There it is. That song again. Every time I hear Paul Simon sing about changing the ending and throwing away the title, I have to smile. Changing titles and endings are just the beginning: spade work. Working on a rewrite requires serious machinery—the type of heavy equipment that allows us to dig deep and plow ahead.
What tools do you use when you’re working on a rewrite? Do you take the snowplow approach, blasting unnecessary material off to the side and clearing a path for your story? Or are you a weed whacker—using a wide-ranging method of eliminating adverbs and adjectives gone wild, cutting back runaway sentences and overgrown language to get the look and feel of a piece just the way you want it? Sometimes, despite our best efforts, all we really need is a shovel. But even when you have to resign yourself to letting a piece rest in peace, you’ll never forget it completely. Allow yourself to mourn, then save a copy anyway.
I’m in a couple of writing groups, and have learned to appreciate my fellow writers’ expertise with the snowplow, the weed whacker and the occasional shovel or shears. I’ve seen the before and after versions of our work, neatly trimmed and shaped into literary topiary after the hard work has been done. Rewriting requires time, effort, and sometimes chocolate.
When I rewrite, I rarely just drag the whole piece to the trash icon. My process goes something like this. It’s what I call the bonsai method:
I usually start with a small idea, just like the seedling or small tree a bonsai grower would select.
Let’s say it’s an essay, a short one. I have an idea of what I want to say, and have some sense of how it will unfurl. There is a point and a limited scope to the essay; I’m not going to allow myself to hop on a soapbox and tackle several big ideas at once. I favor the keyhole view that opens into a larger vista; that’s how I usually roll.
When I’ve said all I have to say, I read it through several times. Probably read it out loud too. Since I always suggest this to the students I work with, it behooves me to follow my own advice. If I’ve left out a word or repeated a phrase, I’ll hear it even if I’ve glossed over it with my eyes during repeated readings.
Hearing what I’ve written also reminds me to consider voice, and I don’t just mean the sound of mine as I read. Is this a “come sit down beside me and have a chat” sort of piece? Is it more conspiratorial? A rant? Am I looking back from a distance, or am I in the moment? Am I trying to be funny? Am I hoping to tug at the reader’s heartstrings? Is the vocabulary appropriate for the voice I’m using? If I am writing in a child’s voice, have I used the words of an adult? If I am trying to be sassy, or romantic, or annoying, have I set it up that way by using the right voice?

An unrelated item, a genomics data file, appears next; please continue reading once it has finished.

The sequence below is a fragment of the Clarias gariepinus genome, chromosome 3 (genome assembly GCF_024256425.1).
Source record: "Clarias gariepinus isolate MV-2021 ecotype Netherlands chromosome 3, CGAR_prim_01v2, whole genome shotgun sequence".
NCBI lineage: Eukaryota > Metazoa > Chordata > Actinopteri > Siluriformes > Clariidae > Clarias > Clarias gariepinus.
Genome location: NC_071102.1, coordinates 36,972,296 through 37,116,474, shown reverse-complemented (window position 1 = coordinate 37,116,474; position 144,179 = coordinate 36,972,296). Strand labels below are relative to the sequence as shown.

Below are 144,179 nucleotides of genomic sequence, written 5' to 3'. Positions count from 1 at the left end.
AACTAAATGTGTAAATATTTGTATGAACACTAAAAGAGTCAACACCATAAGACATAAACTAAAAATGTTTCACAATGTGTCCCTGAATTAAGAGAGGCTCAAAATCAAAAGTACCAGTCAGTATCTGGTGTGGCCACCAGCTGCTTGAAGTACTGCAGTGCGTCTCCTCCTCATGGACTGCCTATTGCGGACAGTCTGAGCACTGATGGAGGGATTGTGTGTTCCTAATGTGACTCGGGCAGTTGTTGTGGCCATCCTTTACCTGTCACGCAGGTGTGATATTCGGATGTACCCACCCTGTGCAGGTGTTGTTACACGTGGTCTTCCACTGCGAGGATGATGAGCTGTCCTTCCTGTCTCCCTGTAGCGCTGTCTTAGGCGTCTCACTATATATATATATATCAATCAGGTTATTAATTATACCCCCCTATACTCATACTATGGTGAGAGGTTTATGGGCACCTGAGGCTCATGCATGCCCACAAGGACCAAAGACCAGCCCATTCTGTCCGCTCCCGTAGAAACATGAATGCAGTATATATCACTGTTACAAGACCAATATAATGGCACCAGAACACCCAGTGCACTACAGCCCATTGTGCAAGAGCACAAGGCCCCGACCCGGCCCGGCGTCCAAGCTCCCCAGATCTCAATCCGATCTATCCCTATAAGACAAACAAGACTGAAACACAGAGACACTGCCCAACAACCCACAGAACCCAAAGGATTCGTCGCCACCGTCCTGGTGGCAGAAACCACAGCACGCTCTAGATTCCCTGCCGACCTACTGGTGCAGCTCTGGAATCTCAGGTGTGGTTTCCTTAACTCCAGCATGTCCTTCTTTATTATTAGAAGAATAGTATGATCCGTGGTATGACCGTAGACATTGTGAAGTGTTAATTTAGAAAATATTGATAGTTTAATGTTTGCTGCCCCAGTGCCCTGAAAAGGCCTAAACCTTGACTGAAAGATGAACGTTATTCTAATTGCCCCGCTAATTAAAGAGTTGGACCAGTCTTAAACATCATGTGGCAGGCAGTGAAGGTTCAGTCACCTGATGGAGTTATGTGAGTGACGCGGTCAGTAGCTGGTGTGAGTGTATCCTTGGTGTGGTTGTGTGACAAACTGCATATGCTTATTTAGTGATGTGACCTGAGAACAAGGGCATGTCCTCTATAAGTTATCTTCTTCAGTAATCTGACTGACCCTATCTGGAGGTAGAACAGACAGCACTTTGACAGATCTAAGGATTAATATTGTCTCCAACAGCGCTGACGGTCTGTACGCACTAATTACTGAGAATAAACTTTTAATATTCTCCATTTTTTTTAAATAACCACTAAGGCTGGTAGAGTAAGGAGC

Then I ask myself whether the essay resembles the vision I had when I started to write it.
At this point, I consider what needs to be rewritten. As with bonsai, I believe the real key to success in writing is pruning. Are there problem branches that clutter up the piece? Too much bushy back story? Extra details that don’t add anything? Extended tangents that mess up the flow? Anything pointing in a different direction that doesn’t really belong there? Cut, cut, cut.
What about those bad habits in need of attention? Instead of using sharp blades on them, I highlight and delete the offending bits until I’ve reshaped the piece to meet my original design.
I get out the virtual pruning shears and weed out too many sentences that begin with “so,” “but” or “and”—and take out unnecessary uses of “that.” I search high and low for clichés, and listen for clunky rhythms in my sentences. Does the beginning actually come in the second paragraph? What about the ending and the segues: flowing and graceful, or herky-jerky? Have I been consistent with tense? If I’ve cut and pasted different versions together, have I done any inadvertent time travel: beginning in present and shifting to past, or the other way around? Are all the sentences the same length, or have I mixed it up well enough? How can I tighten a sentence, or exercise finesse with verbs? How many adroit alliterations actually alienate readers? Do I answer questions, or just ask them?
Each subsequent version of the essay will have a different name: something creative, like 1rev; 2rev, 3rev, etc. so I don’t keep coming back to an earlier draft and experiencing déjà vu as I change the same things all over again.
Sometimes I pick through a piece and just focus on verbs. Looking at each sentence, I ask myself the timeless question: to be, or not to be? Have I taken the passive way out and used “is”, “was,” or some other variation of that namby-pamby verb—or have I grabbed onto something that appeals to the senses or packs a punch to the gut?
As part of the editing process, I may need to hack through dense underbrush and clear a path to the heart of the piece. If the pruning cuts run especially deep, I allow both the piece and myself some time to recover. I’ll save the newly tweaked version and leave it alone for a while, maybe wander down to the kitchen for a snack and a peek at the latest New Yorker. If there is chocolate in the house, this would be the time to find it.
Whether we writers use a snowplow, a backhoe, or nail clippers—we have to cut, trim, clear out and shape our work until we see that no more needs to be done. I recommend the bonsai method, though. Begin with a seedling and shape it into a work you can stand back and admire.